On Logic in the Law: 'Something, But Not All'

31 Pages Posted: 3 May 2007

See all articles by Susan Haack

Susan Haack

University of Miami - School of Law; University of Miami - Department of Philosophy

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In 1880, when Oliver Wendell Holmes (later to be a Justice of the U.S. Supreme Court) criticized the "logical theology" of law articulated by Christopher Columbus Langdell (the first Dean of Harvard Law School), neither Holmes nor Langdell was aware of the revolution in logic that had begun, the year before, with Frege's Begriffsschrift. But there is an important element of truth in Holmes's insistence that a legal system cannot be adequately understood as a system of "axioms and corollaries"; and this element of truth is not obviated by the more powerful logical techniques that are now available.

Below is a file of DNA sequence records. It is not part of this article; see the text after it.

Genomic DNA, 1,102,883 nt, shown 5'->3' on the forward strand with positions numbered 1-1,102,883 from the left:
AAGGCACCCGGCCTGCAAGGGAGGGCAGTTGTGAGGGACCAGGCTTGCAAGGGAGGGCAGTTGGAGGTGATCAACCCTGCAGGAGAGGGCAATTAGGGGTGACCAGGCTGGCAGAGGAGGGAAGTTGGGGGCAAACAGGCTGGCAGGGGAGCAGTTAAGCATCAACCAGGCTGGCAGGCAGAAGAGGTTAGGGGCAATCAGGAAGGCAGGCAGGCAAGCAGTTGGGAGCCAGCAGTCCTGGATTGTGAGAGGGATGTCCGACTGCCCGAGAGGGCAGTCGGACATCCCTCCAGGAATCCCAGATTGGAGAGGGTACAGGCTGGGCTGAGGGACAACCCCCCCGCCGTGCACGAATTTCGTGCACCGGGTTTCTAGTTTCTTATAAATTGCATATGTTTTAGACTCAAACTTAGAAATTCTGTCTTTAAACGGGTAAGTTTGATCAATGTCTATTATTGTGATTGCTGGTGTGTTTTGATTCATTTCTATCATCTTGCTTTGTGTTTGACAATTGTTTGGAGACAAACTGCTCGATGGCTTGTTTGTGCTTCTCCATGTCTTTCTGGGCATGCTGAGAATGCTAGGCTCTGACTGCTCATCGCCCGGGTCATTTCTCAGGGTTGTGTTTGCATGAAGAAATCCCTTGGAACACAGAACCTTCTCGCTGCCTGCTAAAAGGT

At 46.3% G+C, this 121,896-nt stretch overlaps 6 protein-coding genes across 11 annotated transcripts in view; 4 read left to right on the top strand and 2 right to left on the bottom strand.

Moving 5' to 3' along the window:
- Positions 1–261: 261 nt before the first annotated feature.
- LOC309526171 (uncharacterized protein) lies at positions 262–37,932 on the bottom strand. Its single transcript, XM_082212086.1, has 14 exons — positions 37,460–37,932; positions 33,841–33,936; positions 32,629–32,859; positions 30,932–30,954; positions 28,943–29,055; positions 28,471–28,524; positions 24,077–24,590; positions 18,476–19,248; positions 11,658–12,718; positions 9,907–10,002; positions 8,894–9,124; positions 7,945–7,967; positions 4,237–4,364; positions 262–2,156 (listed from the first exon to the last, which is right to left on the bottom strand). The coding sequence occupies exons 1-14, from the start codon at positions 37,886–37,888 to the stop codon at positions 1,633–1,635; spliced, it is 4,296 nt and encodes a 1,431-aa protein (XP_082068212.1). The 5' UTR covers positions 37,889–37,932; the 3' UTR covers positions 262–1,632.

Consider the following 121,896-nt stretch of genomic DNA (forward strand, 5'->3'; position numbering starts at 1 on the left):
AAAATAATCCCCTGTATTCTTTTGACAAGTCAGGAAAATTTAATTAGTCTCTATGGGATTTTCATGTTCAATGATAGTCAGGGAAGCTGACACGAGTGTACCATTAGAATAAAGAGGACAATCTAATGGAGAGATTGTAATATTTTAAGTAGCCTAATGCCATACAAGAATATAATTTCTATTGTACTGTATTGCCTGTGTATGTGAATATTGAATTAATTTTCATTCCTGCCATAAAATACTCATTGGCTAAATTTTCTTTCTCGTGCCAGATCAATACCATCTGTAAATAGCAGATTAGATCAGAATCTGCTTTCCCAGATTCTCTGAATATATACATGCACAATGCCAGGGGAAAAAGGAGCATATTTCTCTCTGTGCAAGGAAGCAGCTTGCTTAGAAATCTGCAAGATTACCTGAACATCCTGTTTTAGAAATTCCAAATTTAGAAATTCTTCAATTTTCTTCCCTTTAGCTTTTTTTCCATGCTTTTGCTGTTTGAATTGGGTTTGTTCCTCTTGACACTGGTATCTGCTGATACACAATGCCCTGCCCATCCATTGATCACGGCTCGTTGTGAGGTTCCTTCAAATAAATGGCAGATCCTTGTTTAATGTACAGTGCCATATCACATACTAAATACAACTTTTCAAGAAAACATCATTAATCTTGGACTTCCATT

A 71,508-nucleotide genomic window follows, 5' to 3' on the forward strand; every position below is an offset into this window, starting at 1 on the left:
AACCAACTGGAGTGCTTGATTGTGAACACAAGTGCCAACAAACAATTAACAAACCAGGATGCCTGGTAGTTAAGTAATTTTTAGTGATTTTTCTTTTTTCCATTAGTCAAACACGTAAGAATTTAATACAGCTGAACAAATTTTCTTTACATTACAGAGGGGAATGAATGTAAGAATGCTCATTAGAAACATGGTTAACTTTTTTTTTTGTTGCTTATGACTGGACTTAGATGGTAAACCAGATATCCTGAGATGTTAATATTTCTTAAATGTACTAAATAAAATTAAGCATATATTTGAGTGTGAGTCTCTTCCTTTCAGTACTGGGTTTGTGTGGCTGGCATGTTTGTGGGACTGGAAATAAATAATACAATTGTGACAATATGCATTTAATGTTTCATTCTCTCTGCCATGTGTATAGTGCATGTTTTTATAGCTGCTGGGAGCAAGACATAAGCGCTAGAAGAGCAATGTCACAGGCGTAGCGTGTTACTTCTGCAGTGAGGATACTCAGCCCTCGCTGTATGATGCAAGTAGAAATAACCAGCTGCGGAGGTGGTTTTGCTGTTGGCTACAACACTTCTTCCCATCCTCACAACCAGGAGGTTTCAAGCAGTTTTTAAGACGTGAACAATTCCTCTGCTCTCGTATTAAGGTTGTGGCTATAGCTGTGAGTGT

Suggested Citation

Haack, Susan, On Logic in the Law: 'Something, But Not All'. Ratio Juris, Vol. 20, No. 1, pp. 1-31, March 2007. Available at SSRN: https://ssrn.com/abstract=981611 or http://dx.doi.org/10.1111/j.1467-9337.2007.00330.x

Susan Haack (Contact Author)

University of Miami - School of Law ( email )

P.O. Box 248087
Coral Gables, FL 33146
United States
305-284-3541 (Phone)
305-284-6506 (Fax)

University of Miami - Department of Philosophy ( email )

P.O. Box 248054
Coral Gables, FL 33124-4670
United States

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